PML's Pernstich Develops Open-Source Software to Automate Test Equipment
February 6, 2012
Contact: Kurt Pernstich
Instrument Control (iC) is an open-source software program that can perform many of the same functions as the widely used licensed software systems currently available. iC has the added benefit of being easily extended, with users able to define new commands in simple text files; no programming knowledge is required. Pernstich has made iC available on-line, and a full description of the software will be published in an upcoming issue of the Journal of Research of NIST.
In the research, development, and production community, virtually everyone uses some type of data-acquisition software because measurements are made faster—measuring 10 datapoints manually can take longer than 200 using data-acquisition software—and can be performed while the researcher is back at his/her desk or home for the weekend. In short, data-acquisition software is essential in today's laboratories, and the availability of a free version of a customizable program could be a tremendous benefit.
The origin of iC can be traced to an earlier, less refined and non-customizable, version of the software that Pernstich created while attending graduate school at ETH Zurich. Wanting an inexpensive and easy-to-program alternative to the commonly used data acquisition software systems, Pernstich built his own software to help carry out his research. Although the coding in iC is completely different from the original program, the knowledge gained from the earlier program was invaluable. "I saw the shortcomings of the old software and turned them into advantages in the new," Pernstich says.
In its current form, Instrument Control (iC) is an open-source Java program that processes a series of text-based commands that define the measurement sequence of an experiment (see Listing below). For example, a researcher using iC can have the temperature of a sample automatically adjusted, a measurement taken, and the cycle repeated for various other temperatures. While these are very routine tasks for any data-acquisition software, iC is unique in that the researcher can add new commands to the sequence by simply inserting another line in the script. A graphical user interface (see Figure Above) helps the user to build these scripts, but any text editor will suffice. Besides iC-specific script-commands, the integrated support for the Python programming language complements iC's scripting capabilities (see Listing below).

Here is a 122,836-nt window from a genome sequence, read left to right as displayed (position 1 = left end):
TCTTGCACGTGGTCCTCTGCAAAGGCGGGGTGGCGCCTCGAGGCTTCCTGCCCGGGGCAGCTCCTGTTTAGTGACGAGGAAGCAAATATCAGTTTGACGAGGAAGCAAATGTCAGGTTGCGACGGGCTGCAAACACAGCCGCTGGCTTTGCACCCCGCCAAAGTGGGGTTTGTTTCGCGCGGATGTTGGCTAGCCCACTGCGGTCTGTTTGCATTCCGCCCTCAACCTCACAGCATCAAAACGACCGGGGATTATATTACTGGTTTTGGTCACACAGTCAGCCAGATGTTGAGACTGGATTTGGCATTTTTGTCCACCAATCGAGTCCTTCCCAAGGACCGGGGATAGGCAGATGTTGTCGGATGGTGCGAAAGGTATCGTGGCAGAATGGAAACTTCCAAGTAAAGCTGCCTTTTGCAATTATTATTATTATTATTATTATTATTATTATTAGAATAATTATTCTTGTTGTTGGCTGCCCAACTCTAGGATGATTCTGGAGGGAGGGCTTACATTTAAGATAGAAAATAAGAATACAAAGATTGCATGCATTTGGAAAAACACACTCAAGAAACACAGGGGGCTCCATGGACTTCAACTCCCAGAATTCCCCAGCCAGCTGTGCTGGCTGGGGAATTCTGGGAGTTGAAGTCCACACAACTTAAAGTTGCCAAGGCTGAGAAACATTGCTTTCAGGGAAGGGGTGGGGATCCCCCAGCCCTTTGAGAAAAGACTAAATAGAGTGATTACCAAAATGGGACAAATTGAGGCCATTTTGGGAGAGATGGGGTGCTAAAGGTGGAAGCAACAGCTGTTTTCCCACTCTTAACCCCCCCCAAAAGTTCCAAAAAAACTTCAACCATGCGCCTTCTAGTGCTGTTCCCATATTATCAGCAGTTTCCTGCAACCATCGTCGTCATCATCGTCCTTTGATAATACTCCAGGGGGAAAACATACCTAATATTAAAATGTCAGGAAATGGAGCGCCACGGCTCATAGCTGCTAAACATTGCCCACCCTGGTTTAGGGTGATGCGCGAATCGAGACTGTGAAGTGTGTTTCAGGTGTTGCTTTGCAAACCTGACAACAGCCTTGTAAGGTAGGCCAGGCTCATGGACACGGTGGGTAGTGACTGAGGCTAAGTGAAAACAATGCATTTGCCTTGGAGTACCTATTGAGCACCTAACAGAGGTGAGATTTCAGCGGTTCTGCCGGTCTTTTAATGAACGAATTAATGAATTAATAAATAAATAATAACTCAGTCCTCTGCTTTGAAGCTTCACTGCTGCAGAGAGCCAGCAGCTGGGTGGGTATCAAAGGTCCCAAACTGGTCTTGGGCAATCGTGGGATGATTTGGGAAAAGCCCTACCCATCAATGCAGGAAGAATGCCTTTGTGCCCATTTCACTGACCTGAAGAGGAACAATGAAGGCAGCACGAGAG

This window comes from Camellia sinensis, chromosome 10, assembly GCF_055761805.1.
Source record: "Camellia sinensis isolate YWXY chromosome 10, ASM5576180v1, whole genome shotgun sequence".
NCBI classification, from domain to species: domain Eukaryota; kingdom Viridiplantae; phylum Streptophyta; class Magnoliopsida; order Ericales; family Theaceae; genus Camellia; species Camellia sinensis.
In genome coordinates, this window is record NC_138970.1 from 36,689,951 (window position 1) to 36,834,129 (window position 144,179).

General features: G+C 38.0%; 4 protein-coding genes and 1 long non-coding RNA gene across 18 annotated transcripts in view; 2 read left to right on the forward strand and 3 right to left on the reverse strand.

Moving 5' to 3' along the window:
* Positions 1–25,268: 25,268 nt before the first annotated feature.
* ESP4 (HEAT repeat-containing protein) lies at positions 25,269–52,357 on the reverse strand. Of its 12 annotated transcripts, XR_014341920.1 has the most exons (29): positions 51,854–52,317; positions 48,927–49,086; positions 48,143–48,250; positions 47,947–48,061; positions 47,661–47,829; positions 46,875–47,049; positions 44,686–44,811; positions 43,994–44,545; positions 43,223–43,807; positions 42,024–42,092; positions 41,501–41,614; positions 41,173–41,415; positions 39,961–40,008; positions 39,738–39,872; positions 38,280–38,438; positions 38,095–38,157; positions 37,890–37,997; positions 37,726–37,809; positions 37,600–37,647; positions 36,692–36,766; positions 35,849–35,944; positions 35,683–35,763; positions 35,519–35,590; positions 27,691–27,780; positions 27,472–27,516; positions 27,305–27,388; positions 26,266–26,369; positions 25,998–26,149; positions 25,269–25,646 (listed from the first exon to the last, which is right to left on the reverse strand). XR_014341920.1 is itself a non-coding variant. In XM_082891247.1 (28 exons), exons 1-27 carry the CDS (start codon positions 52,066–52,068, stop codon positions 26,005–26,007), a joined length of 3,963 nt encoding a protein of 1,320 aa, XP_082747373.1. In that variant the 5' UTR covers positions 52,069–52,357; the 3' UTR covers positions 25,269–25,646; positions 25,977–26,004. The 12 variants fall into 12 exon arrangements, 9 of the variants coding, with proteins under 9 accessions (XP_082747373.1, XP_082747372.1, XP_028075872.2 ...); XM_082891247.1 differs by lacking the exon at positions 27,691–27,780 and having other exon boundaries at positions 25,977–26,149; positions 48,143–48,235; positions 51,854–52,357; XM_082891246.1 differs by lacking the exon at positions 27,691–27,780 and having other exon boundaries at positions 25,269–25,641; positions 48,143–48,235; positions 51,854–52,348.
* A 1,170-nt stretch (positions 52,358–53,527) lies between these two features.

A distinguishing feature of Instrument Control (iC) is the possibility of writing drivers for new pieces of equipment with no programming at all: "By just adding a line in a text file, you can add support for a piece of equipment," Pernstich explains. Because iC is open-source, the user has full control over every aspect of the program, and "extending the functionality of iC in Java is kept very easy and this process is well described in the documentation accompanying iC," Pernstich states. To round out the program, the open-source software package JFreeChart is integrated into iC, making it very easy to display and save data in high-quality graphs. iC also integrates Apache's Common Math package for advanced data manipulations such as Spline interpolation of data points, statistical analysis, numerical integration, and much more.
Pernstich uses iC in his own laboratory at NIST on a regular basis, currently developing a platform to measure thermo-magneto-electrical properties of thermoelectric materials and carbon-based semiconductors. He plans to continue enhancing the software and releasing new updates as his research—and the iC community—demands. "For the moment, I don't see an end to that," he says of continuing to update iC. "I will keep adding the drivers that I need personally. I plan to continually use it."
Now, everyone else can too.